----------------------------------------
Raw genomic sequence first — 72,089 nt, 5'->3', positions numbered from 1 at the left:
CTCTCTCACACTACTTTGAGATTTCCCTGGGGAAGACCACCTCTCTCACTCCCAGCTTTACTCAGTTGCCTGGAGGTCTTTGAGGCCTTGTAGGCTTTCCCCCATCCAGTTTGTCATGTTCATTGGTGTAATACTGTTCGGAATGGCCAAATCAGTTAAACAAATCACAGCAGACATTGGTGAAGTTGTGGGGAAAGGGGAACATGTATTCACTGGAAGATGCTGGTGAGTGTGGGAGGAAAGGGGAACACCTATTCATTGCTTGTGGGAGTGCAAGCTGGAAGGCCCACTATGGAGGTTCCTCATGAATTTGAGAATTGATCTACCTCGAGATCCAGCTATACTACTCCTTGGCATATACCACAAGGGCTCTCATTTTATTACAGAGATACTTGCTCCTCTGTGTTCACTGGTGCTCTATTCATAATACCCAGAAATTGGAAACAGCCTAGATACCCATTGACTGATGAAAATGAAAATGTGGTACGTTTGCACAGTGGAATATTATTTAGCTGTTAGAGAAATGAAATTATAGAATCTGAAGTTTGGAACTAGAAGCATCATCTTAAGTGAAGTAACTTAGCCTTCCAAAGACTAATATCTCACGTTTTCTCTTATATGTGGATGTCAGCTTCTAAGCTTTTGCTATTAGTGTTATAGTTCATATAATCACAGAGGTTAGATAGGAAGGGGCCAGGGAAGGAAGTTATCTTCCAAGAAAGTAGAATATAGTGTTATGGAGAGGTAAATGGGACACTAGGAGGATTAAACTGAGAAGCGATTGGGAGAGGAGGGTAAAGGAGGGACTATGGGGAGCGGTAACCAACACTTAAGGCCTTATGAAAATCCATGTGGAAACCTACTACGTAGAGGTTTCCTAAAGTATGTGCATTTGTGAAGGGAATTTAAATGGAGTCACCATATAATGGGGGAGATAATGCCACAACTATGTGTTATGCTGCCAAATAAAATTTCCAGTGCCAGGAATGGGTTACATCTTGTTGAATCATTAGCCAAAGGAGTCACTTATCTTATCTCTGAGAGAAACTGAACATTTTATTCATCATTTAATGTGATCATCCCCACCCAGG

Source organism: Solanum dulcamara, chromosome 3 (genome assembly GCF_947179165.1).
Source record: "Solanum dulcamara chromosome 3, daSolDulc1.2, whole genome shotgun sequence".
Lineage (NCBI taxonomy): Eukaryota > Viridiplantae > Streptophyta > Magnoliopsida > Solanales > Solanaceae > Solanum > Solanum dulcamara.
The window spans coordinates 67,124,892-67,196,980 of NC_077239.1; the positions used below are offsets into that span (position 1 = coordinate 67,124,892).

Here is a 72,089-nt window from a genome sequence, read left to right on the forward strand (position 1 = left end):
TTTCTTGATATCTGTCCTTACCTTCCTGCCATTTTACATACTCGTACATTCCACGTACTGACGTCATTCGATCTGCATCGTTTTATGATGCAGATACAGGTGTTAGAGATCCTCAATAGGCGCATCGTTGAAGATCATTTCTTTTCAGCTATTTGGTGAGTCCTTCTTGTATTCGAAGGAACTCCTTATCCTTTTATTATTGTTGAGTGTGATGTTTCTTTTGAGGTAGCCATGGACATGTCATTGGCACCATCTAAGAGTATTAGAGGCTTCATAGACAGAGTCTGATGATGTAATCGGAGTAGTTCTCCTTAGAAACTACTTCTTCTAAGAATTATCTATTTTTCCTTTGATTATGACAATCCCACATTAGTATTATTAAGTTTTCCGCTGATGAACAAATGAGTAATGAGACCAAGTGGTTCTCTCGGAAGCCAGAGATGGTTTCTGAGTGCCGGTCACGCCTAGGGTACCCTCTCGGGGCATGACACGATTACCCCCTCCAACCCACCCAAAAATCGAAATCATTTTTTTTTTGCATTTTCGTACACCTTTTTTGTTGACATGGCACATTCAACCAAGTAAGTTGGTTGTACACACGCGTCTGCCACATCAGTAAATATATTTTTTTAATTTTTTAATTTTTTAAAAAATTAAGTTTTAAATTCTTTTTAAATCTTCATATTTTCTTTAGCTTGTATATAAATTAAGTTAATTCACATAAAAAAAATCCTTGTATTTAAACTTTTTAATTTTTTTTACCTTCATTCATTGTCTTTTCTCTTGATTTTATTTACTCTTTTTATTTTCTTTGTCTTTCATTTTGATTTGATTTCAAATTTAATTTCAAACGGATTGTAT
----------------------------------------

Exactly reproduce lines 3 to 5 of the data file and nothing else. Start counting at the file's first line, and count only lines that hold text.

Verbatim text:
Source organism: Solanum dulcamara, chromosome 3 (genome assembly GCF_947179165.1).
Source record: "Solanum dulcamara chromosome 3, daSolDulc1.2, whole genome shotgun sequence".
Lineage (NCBI taxonomy): Eukaryota > Viridiplantae > Streptophyta > Magnoliopsida > Solanales > Solanaceae > Solanum > Solanum dulcamara.